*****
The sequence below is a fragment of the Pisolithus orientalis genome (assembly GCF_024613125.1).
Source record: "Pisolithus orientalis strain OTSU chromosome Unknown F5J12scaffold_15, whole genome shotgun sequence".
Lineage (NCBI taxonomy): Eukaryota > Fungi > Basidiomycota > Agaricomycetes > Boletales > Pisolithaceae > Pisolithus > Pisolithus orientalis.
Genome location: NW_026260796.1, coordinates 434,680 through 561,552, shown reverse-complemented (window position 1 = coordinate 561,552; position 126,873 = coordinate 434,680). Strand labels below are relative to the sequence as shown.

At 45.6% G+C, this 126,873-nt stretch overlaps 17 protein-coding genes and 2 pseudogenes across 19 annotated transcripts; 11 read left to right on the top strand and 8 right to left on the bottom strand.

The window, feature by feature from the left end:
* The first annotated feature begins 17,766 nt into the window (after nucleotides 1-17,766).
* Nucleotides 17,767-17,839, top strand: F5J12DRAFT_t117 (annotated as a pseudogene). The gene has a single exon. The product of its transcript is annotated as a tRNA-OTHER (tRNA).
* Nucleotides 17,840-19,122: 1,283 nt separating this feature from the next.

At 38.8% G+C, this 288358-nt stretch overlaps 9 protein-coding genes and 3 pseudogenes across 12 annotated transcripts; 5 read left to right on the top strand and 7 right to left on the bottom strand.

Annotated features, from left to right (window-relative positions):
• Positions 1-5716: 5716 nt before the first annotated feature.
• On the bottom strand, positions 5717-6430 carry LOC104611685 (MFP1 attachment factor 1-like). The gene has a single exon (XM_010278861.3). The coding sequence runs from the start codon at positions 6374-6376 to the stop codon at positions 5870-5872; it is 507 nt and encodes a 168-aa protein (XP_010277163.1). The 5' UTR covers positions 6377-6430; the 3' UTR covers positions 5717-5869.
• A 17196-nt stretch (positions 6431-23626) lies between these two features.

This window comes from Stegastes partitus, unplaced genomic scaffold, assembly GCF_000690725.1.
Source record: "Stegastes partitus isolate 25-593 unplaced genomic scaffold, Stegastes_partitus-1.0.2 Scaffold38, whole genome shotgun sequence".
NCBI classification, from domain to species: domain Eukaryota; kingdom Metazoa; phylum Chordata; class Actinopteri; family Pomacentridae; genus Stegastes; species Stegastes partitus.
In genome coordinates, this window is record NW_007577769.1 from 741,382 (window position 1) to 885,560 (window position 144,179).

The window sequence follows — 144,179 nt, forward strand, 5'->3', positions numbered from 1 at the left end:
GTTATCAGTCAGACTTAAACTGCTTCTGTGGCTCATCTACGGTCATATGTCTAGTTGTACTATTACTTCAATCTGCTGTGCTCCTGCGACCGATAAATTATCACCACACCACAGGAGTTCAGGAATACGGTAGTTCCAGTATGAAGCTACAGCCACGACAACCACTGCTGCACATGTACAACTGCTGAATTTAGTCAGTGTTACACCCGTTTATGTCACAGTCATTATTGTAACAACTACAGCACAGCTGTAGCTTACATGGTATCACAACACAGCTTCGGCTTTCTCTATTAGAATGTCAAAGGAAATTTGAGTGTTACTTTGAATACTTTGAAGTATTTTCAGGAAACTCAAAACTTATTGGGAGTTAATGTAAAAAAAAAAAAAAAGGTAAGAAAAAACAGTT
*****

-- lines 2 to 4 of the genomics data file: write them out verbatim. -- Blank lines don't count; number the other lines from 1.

Source record: "Pisolithus orientalis strain OTSU chromosome Unknown F5J12scaffold_15, whole genome shotgun sequence".
Lineage (NCBI taxonomy): Eukaryota > Fungi > Basidiomycota > Agaricomycetes > Boletales > Pisolithaceae > Pisolithus > Pisolithus orientalis.
Genome location: NW_026260796.1, coordinates 434,680 through 561,552, shown reverse-complemented (window position 1 = coordinate 561,552; position 126,873 = coordinate 434,680). Strand labels below are relative to the sequence as shown.